webinar

Measuring the affinity of challenging protein targets

Supported by:

17 September 2019

2:00pm (BST)

Supported by:

17 September 2019

2:00pm (BST)

                                                                                                       

About this webinar: 

  • Understand how diffusional sizing (MDS) can assess protein binding in pure and complex backgrounds – including drug target binding.
  • Learn from case studies how this approach provides binding affinity and stoichiometry data.
  • See examples of this approach being used to assess on-target binding of intrinsically disordered proteins, fibrillar aggregates and other challenging proteins.
  • Review literature examples where this technique is used to assess protein binding to proteins, antibodies, lipids, aptamers and other species.
  • Ask Dr Sean Devenish questions on the presented data and applications of the technique. 

In this webinar, we discuss the latest data from the literature and application studies where MDS is used to assess a variety of protein interactions – even of difficult targets.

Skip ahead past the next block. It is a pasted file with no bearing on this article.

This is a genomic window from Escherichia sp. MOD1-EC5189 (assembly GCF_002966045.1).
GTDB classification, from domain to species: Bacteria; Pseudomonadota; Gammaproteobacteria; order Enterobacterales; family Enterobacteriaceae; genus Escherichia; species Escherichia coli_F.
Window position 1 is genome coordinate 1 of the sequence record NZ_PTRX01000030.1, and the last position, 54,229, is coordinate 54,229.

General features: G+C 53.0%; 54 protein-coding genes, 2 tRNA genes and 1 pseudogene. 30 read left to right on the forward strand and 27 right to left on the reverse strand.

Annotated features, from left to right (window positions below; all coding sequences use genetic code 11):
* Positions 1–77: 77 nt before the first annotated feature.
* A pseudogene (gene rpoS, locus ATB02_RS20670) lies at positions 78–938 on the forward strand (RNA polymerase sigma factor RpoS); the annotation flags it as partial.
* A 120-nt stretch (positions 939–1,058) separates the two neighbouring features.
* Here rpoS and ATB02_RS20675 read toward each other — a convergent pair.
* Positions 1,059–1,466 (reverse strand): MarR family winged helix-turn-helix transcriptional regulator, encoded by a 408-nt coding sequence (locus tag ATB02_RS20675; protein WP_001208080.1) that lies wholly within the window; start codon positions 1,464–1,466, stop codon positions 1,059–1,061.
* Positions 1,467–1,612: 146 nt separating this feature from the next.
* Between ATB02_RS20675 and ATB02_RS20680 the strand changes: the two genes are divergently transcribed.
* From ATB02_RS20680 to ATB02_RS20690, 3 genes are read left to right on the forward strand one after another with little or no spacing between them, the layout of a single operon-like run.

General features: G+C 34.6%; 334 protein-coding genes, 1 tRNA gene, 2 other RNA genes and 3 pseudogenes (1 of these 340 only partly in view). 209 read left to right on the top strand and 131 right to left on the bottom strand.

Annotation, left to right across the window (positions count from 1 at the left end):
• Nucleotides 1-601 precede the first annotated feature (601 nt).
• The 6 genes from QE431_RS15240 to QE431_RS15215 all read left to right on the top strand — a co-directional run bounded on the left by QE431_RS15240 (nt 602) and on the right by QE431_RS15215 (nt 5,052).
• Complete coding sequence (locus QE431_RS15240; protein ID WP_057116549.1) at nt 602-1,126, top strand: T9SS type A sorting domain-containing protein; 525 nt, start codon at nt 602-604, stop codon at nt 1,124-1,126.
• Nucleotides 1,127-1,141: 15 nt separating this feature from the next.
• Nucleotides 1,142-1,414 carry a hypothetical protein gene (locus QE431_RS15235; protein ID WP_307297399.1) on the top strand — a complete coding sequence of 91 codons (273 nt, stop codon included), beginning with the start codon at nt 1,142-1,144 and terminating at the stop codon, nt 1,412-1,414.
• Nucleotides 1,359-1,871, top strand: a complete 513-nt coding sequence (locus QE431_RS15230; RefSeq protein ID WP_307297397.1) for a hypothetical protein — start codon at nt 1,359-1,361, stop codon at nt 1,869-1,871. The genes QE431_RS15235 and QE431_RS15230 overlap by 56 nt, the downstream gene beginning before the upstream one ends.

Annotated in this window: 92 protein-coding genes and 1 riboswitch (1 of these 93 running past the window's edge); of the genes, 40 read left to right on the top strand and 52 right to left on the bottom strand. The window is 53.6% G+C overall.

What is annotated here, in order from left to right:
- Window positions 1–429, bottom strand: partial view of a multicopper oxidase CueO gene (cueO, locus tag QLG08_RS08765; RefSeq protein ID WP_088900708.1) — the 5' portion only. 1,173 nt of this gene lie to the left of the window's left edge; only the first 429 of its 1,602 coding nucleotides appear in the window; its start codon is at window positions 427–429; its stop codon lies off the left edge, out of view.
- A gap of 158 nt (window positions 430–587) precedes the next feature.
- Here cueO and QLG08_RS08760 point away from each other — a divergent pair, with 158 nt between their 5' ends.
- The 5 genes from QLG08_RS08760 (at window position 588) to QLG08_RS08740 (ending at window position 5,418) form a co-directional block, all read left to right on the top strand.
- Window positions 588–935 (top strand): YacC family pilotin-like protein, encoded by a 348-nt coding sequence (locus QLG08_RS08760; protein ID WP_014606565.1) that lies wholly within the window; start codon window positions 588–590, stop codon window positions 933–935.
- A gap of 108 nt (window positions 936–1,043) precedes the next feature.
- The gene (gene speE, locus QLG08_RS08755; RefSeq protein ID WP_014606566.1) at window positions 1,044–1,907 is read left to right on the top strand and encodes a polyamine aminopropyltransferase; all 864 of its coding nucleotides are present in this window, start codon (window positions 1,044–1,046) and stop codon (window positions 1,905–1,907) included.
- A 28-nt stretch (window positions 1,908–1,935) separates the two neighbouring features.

To date, protein interactions with antibodies, lipids, proteins and more have been assessed by this method, with studies in both pure and complex backgrounds.

The high sensitivity and solution-based nature of the technique make it well-suited to challenging targets. Studies on intrinsically disordered proteins and fibrillar aggregates are shown and discussed.

This novel, in-solution approach reports binding affinity, KD, and stoichiometry of the binding interaction, but crucially also provides absolute size before and after binding. This provides a simple means to assess secondary events after binding (such as aggregation) and provides size information on the binding target.

Keynote speaker:

Speaker: Dr Sean Devenish

Job title: Head of R&D

Before starting at Fluidic Analytics Sean had been a postdoctoral fellow in the Department of Biochemistry at the University of Cambridge, where he researched microfluidic droplets and protein engineering/evolution and worked as a postdoc in protein biochemistry at the University of Canterbury, New Zealand, from where he had obtained a PhD in Chemistry.                                                                                                                                                                                                

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